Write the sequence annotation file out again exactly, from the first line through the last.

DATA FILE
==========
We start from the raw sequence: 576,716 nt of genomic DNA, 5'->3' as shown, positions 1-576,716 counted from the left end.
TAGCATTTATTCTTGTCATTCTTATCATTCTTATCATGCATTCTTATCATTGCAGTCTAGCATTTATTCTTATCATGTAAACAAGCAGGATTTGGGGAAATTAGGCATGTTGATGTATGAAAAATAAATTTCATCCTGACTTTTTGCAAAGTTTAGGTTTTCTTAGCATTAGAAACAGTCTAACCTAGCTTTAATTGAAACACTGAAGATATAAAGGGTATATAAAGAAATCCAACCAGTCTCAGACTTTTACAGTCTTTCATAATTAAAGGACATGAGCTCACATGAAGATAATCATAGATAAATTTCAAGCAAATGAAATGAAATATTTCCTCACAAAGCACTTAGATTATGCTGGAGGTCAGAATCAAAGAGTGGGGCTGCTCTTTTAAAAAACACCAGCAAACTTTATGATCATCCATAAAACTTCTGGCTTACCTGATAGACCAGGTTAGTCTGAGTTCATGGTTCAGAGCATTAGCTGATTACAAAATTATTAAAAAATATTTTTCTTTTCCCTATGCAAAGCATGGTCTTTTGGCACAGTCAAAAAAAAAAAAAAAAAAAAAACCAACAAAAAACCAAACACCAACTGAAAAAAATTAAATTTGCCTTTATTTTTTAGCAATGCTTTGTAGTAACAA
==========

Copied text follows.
We start from the raw sequence: 576,716 nt of genomic DNA, 5'->3' as shown, positions 1-576,716 counted from the left end.
TAGCATTTATTCTTGTCATTCTTATCATTCTTATCATGCATTCTTATCATTGCAGTCTAGCATTTATTCTTATCATGTAAACAAGCAGGATTTGGGGAAATTAGGCATGTTGATGTATGAAAAATAAATTTCATCCTGACTTTTTGCAAAGTTTAGGTTTTCTTAGCATTAGAAACAGTCTAACCTAGCTTTAATTGAAACACTGAAGATATAAAGGGTATATAAAGAAATCCAACCAGTCTCAGACTTTTACAGTCTTTCATAATTAAAGGACATGAGCTCACATGAAGATAATCATAGATAAATTTCAAGCAAATGAAATGAAATATTTCCTCACAAAGCACTTAGATTATGCTGGAGGTCAGAATCAAAGAGTGGGGCTGCTCTTTTAAAAAACACCAGCAAACTTTATGATCATCCATAAAACTTCTGGCTTACCTGATAGACCAGGTTAGTCTGAGTTCATGGTTCAGAGCATTAGCTGATTACAAAATTATTAAAAAATATTTTTCTTTTCCCTATGCAAAGCATGGTCTTTTGGCACAGTCAAAAAAAAAAAAAAAAAAAAAACCAACAAAAAACCAAACACCAACTGAAAAAAATTAAATTTGCCTTTATTTTTTAGCAATGCTTTGTAGTAACAA